Get on YouTube

Look up drills on YouTube!!  There is so much information out there.

Here are a few names to look up, just to get you started:






Enjoy and don’t forget to lesson plan…


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No Spotting Policy on Balance beam


This article does give some good advice on balance beam skill progression.  I feel that especially on balance beam with new optional gymnasts that they become too dependent on their coaches for spotting them through scary skills.  Let’s face it.  Flight elements on beam ARE scary but unfortunately it is the type of situation that requires not only precision but also confidence to complete these skills alone on a high beam.  If a gymnast is unable to perform a back handspring, for example, on a low beam and make both her hands and feet on the beam, why would I place her on a high beam when I will be carrying her through the skill?  It not only gives the gymnast a false sense of accomplishment, but it is doing nothing to truly push her to learn the skill properly on her own.  They should first begin on the floor, then a floor line, then a floor beam, then a low beam etc, and progress their way up from there.

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Good Video for double back drills

This can also be a good drill to learn getting the hips up and keeping the head in for back tucks as well!

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Team Coaches!

All team coaches need to plan on attending the team banquet on Sunday May 22nd from 3:30-6pm.  It is going to be held at Mayfield High School.  It is in there rec building.  It is a swimming pool party, but that’s optional.  Please plan on attending.  It would mean a lot to the kids to have you there!

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introducing GIANT on Bar

introducing GIANT on Bar.

Great lead up drills even for your compulsory gymnasts!  Start them early is what I always say!

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Bar drills – Big Mancino Hill

Bar drills – Big Mancino Hill.

I love this piece(es) of equipment!  Such great drills for teaching releases to new optional gymnasts!

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We are always stressing to our staff to learn how to generally supervise the entire gymnastics area when out on the floor coaching.  Even though it is important to work one on one with gymnasts, you should learn how to manage a large class and still allow gymnasts to get the most out of each class or practice.  Here is a link to a good article about gymnastics supervision.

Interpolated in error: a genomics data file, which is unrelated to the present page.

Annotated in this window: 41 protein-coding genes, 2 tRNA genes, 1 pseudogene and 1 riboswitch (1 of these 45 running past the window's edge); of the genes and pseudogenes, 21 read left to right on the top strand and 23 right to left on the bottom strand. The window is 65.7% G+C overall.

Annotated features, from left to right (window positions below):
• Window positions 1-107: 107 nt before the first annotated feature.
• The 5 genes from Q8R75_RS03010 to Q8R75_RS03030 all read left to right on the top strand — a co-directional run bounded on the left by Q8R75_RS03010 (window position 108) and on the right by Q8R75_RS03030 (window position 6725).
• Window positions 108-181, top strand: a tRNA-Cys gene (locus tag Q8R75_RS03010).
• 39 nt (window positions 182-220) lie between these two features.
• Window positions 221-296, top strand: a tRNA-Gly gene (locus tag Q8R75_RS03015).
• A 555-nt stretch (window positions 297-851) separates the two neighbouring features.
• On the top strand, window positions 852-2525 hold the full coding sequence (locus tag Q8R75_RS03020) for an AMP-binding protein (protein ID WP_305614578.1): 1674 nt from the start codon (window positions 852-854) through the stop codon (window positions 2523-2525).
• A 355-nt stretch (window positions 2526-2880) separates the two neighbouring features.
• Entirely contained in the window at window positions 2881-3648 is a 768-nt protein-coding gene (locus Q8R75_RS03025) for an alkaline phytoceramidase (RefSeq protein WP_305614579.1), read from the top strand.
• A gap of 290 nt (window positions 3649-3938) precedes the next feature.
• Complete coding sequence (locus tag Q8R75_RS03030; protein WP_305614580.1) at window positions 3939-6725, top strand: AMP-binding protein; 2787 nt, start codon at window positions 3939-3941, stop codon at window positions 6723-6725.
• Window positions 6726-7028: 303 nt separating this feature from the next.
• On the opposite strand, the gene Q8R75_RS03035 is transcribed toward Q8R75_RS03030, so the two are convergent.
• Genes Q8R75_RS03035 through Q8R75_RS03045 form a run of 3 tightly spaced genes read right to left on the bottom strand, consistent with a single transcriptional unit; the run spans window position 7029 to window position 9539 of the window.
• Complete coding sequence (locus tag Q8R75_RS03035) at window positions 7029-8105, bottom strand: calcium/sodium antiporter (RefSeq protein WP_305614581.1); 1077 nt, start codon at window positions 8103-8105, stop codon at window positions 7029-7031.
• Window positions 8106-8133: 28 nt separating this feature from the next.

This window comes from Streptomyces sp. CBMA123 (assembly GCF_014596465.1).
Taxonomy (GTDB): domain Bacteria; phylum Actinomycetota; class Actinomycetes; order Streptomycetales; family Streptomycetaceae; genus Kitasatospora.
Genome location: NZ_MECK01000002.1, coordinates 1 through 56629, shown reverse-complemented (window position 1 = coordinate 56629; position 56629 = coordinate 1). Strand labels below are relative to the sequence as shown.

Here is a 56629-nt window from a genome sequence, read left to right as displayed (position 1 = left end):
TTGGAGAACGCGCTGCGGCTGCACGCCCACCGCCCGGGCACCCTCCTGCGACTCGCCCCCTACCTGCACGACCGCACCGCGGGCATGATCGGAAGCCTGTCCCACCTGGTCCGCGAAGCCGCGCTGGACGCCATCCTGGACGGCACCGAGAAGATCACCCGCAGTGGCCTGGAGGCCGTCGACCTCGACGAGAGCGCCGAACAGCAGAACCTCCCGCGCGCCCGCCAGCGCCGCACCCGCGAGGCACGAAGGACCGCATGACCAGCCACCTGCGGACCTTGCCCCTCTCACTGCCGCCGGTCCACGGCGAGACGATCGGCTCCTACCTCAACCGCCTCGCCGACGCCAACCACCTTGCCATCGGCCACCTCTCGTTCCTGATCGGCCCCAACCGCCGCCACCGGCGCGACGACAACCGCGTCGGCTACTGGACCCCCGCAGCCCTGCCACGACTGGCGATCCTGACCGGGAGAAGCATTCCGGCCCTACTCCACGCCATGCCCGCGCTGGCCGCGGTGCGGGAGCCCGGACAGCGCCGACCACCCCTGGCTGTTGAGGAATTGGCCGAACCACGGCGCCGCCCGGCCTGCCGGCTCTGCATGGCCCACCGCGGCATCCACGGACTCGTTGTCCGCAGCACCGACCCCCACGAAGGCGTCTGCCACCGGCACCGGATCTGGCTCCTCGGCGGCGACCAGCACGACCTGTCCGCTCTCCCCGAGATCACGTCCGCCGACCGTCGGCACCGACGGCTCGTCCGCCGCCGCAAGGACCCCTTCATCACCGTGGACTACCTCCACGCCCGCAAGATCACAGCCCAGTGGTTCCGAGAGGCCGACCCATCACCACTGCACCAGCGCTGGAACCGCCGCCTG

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ADHD and gymnastics

ADHD and gymnastics.

Here is a great link to a link, and another link, about coaching kids with adhd and how beneficial gymnastics can actually be for them.  It’s a great read because you know we all have these kids.

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allow a step / hop on landing?

allow a step / hop on landing?.

This is a very interesting article and a the basis of many arguments I have had with superior coaches.  I personally feel that on vault, one should teach powerful and explosive vaulting without an emphasis on sticking.  In a front handspring vault, if a gymnast really attacks the table and vaults geometrically correct, she will stick her landing without having to think about it because her body with be in the correct body position.  On upper level vaulting, the last thing I want a gymnast to think about when flipping a Tsuk or a Yurchenko, is how she can control her rotation to be able to stick the landing.  More often then not it causes the gymnast to open too early, her chest is forward, her body in a pike position and if she is still rotating she will even fall backwards, not to mention possibly cause injury because of the torque from trying to stop rotation so abruptly.

At level 6 state meet this past weekend, in competition, the judges will tell you the score of vault 1, the score of vault 2 and obviously they take the better of the two scores once averaged between the judges.  We told our level 6’s to try and stick their first vault and then really go for their second vault, no holding back, no worries about the landing or persecution from their perfectionist coach.  Each one of them stuck their first vault and then everyone of them took a step on the second.  The judges unanimously took the second vault as the higher scoring vault.  Why?  Because their body position was so much better when not trying to be so in control of their landings!

Read the article.  I’m sure some will disagree with the article and also with my way of thinking as well, but it is something to think about when training your gymnasts to vault.

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Fun Vault Hurdle Drill

Vaulting is all about physics and how to get your body into the right position to achieve the correct trajectory that will result in an elevated pre-flight, proper contact and after flight.  Sounds confusing for an adult, imagine it for your gymnast.  I try to get them to understand physics in the most fun way as possible.  One way I have tried to teach little kids to hit the board in the right spot is to replace the front middle spring with a pop can.  If the girls hit the board correctly then they will be able to smash the can all the way down.  If they don’t hit the right spot it either doesn’t crush all the way down or doesn’t crush at all.  It’s fun, the kids love it, they learn how to hit the board and actually try to hit the board, forget about how “scary” the vault is and you’re recycling!  So save your cans.  Don’t go home and drink a twelve pack coaches these are children here, so no beer cans please!

I saw this video on you tube as a fun way to teach kids how to get their feet forward on their hurdles to the springboard.


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